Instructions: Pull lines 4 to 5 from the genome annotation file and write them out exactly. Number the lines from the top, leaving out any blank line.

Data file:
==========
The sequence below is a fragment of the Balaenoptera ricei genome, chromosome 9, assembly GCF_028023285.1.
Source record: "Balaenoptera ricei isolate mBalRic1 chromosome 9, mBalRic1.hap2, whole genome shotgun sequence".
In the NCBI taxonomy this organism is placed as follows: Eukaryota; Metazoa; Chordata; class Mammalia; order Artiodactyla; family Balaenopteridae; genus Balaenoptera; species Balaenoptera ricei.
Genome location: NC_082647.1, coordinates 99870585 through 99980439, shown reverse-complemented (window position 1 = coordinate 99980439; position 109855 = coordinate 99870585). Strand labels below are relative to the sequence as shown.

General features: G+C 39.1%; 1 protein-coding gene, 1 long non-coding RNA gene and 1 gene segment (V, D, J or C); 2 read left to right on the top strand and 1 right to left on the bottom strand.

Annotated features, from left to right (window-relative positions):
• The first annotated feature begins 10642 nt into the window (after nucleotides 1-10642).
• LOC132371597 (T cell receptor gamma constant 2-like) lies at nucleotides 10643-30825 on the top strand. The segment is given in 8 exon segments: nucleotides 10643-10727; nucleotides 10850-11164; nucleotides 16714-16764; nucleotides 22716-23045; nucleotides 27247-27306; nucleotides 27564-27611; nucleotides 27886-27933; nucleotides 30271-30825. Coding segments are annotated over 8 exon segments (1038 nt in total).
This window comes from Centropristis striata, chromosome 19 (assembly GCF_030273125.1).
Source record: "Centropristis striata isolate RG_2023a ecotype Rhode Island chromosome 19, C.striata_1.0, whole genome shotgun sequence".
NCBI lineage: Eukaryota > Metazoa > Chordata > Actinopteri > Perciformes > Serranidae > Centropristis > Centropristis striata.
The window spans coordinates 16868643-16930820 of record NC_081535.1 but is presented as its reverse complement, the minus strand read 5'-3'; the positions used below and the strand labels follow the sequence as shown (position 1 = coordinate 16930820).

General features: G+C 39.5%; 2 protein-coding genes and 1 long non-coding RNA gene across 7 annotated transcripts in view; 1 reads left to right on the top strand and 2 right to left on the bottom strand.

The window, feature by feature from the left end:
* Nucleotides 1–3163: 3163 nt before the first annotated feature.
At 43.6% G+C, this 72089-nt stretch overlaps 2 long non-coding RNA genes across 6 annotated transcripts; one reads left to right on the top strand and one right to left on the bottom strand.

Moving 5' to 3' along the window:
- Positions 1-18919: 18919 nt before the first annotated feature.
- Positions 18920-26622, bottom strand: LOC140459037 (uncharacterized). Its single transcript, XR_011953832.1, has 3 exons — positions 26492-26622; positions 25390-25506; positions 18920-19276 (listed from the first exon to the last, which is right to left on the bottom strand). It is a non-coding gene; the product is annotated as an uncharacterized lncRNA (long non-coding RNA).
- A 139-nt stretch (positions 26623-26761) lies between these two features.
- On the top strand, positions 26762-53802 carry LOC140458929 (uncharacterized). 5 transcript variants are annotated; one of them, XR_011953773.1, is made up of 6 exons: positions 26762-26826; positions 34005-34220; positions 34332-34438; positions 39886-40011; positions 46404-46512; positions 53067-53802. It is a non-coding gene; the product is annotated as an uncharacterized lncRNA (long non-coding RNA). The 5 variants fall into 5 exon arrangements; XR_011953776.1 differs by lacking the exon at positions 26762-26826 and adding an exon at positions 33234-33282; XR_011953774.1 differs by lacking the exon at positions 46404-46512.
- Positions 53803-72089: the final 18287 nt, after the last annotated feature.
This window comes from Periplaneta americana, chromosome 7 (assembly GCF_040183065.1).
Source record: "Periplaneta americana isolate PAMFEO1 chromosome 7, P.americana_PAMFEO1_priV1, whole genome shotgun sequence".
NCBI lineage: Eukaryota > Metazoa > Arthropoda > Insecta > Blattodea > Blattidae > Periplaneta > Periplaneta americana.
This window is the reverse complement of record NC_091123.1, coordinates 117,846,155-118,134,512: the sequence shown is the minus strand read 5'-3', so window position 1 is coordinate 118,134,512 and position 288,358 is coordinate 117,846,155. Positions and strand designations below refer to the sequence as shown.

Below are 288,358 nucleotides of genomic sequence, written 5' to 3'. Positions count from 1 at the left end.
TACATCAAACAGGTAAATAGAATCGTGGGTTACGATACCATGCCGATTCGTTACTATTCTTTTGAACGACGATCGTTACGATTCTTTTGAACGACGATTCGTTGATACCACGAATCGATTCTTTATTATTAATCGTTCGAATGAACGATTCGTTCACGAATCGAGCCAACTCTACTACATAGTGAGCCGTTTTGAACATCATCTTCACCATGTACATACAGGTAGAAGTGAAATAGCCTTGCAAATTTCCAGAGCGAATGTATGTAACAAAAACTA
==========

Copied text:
Genome location: NC_082647.1, coordinates 99870585 through 99980439, shown reverse-complemented (window position 1 = coordinate 99980439; position 109855 = coordinate 99870585). Strand labels below are relative to the sequence as shown.

General features: G+C 39.1%; 1 protein-coding gene, 1 long non-coding RNA gene and 1 gene segment (V, D, J or C); 2 read left to right on the top strand and 1 right to left on the bottom strand.